on 06-02-2010 11:18
on 06-02-2010 12:54
You can buy international bolt-ons for £50 for 50mb, so to be honest, I wouldn't be surprised if the wholesale rate being paid by O2 is less than £1 / MB on average. The rest is just pure margin.
Unfortunately whereas a lot of phone companies compete on free minutes / messages etc, international data costs isn't an area where phone companies bother competing quite so aggressively.
All I can really say is that O2 don't hide the fact that this costs £6/MB, if it's something that's important to you then you should have checked this before getting a contract - it's a free market and you were welcome to take your custom elsewhere if you didn't like the pricing.
If the cost is too much and you're locked in to a contract, then you can consider an international bolt-on, consider not using your data, or getting a local SIM.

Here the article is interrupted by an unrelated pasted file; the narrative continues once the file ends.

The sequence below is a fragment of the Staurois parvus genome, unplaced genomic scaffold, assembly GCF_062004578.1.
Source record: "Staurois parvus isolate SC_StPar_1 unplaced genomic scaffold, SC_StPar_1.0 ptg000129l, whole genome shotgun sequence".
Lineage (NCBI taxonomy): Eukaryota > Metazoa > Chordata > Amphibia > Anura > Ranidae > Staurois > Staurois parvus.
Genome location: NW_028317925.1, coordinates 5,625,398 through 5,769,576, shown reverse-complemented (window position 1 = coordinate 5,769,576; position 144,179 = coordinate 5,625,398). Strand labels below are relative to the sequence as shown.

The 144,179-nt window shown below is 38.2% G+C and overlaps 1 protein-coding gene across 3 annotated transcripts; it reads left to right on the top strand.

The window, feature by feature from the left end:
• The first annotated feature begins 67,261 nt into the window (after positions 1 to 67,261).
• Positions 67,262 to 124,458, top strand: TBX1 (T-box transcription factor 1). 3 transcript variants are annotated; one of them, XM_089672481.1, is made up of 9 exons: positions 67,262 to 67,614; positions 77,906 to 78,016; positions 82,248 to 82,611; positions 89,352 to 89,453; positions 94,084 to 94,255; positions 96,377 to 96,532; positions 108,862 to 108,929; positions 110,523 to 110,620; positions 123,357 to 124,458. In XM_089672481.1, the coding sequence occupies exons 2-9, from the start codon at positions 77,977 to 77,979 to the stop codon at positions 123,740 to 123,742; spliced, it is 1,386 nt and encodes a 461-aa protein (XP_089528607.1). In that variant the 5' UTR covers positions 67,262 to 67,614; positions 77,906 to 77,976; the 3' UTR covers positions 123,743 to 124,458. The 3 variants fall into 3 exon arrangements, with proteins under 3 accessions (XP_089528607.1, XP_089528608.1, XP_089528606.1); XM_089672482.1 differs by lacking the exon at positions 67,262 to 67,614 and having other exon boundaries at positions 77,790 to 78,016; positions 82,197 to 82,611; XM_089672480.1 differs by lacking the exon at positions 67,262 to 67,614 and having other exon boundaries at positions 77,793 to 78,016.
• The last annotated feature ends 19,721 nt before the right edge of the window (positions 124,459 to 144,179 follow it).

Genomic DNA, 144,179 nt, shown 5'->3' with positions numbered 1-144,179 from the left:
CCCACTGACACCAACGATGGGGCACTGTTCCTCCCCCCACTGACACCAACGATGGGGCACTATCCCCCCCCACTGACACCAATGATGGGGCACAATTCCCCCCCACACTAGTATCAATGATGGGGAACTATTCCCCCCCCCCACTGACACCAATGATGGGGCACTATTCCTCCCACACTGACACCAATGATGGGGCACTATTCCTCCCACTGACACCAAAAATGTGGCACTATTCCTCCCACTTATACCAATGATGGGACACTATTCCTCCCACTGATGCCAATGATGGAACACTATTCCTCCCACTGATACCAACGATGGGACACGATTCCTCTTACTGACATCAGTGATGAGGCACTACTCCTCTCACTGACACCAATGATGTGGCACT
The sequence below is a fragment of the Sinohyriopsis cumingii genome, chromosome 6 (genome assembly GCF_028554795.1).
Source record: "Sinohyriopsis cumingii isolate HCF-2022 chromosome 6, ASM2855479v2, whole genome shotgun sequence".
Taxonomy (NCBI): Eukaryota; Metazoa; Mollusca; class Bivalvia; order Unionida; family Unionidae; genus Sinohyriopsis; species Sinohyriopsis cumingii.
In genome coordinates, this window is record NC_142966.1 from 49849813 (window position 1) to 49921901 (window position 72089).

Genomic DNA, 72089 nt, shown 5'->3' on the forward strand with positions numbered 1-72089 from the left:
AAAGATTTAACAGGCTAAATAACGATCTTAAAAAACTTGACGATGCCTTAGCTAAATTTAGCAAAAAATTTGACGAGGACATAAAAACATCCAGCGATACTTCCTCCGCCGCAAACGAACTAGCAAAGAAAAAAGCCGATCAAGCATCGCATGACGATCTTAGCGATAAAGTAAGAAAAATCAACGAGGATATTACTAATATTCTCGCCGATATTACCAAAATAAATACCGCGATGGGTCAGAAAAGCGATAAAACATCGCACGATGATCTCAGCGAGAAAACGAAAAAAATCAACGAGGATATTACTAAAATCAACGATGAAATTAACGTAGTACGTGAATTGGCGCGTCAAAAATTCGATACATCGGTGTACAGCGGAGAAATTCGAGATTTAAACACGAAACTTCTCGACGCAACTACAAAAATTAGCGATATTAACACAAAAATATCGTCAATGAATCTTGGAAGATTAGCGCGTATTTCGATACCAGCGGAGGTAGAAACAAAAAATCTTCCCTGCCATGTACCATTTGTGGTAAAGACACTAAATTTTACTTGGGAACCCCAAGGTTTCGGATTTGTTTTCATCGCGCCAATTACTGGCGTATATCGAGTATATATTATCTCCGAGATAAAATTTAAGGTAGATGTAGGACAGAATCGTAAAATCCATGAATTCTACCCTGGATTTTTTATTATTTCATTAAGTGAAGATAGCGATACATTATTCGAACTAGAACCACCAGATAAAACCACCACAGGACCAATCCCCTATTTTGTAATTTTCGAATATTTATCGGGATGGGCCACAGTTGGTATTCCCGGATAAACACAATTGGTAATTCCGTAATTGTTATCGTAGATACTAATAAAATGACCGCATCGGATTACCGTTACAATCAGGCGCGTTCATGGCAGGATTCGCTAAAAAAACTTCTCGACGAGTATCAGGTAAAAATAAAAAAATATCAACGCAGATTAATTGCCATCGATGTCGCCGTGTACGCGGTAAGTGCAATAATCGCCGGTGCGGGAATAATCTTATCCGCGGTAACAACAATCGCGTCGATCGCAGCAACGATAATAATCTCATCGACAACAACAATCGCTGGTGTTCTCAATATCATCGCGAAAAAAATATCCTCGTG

on 06-02-2010 13:47
You need to remember that although they have the same parent company, these telefonica subsidiaries are companies in there own right and have to operate according to the laws and regulatory regimes of their home country.
And its not just mobile companies. If you phoned Sky Italia and said 'As I've got a subscription with Sky Uk, can I watch the football, at no extra cost, whilst I'm here on holiday'. You wouldn't be surprised when they said No.
on 07-02-2010 14:45
on 08-02-2010 15:54
Agreed that the costs are not hidden. Regardless of whether the user agrees or not with the published rate, in Business one must pay. The point being the cost increase in sending data crossing the channel to Europe or Peking is not proportional to the cost of the hardware required to carry the signal.
The simple answer is no, the proportional increase in cost incurred by O2 is less than the whacking great £6 / MB charge that you get. It's essentially a moneyspinner for them.